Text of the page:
JSLint has been my mentor on programming style. I did not write JSLint to force my sense of beauty on others. I wrote it to find defects in programs, specifically in my programs. JSLint taught me that if I care about the correctness of my programs, and that should always be our first concern, then I needed to correct my idea of what a good program looks like. We should seek to increase the visual distance between a good program and a bad one. We should not be creating beautiful pockets in which bugs can hide when there are better alternatives.

Post has attachment

Post has attachment

Post has attachment
The great Christmas-tree-plague of 2014 hit my neighborhood pretty hard.
Photo

Post has attachment
This is probably my favorite example of the "progress quest" style game I've seen to date http://adarkroom.doublespeakgames.com/

Post has attachment
I might be misremembering, but didn't Cookie Crisp used to have a burglar as its mascot? Also, I really want to try "Koo-Kies!".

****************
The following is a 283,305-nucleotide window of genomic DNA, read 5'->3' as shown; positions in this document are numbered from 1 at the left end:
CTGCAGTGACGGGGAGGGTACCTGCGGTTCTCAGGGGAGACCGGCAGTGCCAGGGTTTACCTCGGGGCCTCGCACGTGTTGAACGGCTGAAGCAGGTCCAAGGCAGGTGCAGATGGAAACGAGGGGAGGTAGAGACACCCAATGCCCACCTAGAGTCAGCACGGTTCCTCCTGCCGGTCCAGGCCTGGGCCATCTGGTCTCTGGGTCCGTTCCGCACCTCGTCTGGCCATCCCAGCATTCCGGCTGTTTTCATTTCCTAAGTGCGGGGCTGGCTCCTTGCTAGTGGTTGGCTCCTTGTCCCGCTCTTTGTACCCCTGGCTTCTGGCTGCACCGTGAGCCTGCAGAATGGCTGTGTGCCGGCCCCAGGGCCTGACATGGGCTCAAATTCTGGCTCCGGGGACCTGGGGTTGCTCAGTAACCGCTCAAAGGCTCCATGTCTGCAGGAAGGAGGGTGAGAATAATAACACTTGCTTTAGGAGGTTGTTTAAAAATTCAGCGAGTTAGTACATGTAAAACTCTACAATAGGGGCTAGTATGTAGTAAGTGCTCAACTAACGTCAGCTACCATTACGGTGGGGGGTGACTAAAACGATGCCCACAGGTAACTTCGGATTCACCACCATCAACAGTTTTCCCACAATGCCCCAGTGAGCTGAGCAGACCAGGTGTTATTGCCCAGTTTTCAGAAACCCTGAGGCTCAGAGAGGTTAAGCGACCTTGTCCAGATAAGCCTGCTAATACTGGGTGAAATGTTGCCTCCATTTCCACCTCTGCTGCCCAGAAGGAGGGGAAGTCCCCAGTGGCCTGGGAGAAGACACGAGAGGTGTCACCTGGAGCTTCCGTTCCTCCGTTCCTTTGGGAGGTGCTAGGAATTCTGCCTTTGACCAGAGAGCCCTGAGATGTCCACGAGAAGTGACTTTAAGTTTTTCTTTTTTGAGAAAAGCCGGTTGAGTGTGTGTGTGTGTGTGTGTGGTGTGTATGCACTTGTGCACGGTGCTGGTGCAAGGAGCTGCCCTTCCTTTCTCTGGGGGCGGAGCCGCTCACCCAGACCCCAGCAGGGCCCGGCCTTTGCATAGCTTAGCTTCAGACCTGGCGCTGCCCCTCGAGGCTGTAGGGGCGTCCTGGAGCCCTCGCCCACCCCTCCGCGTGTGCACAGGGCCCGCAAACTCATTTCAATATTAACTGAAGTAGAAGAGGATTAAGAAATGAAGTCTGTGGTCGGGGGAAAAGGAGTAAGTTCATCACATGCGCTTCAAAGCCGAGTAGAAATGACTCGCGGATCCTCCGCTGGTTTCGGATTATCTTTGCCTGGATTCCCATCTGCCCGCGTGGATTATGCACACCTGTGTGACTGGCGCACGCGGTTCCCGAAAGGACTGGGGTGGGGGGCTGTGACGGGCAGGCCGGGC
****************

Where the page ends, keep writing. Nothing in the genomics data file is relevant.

Photo

Post has attachment
Someone mostly fixed the most horrible parts of "Wrecking Ball" https://soundcloud.com/d-j-detweiler/miley-cyrus

Post has shared content

Post has shared content
Sounds like a good way to run a representative democracy.

Post has shared content
This gif is mesmerizing. 
Jupiter and the Sun are the two largest objects in our Solar System, and as they orbit around one another, they create regions where their gravity roughly cancels out. These are the Lagrangian points, created whenever two objects orbit one another: places where gravity is such that another small object can follow along in the orbit without being pulled in or out. And since things aren't getting pulled out of there, they get stuck in there as well: and so we have two large clumps of asteroids (and miscellaneous smaller space debris) in Jupiter's orbit. These are called the Trojan Asteroids; the group ahead of Jupiter is known as the Greek Camp, and the group behind it the Trojan Camp, with the asteroids in each camp being named after famous people in that war. Together, these two camps have as many asteroids as the Asteroid Belt.

Other stable patterns are possible, too: another one is what's called a 3:2 resonance pattern, asteroids whose motion gets confined to a basically triangular shape by the combined pull of Jupiter and the Sun. This group (for Jupiter) is called the Hilda Family, and their route forms a triangle with its three points at the two Lagrange points and at the point on Jupiter's orbit directly opposite it from the Sun.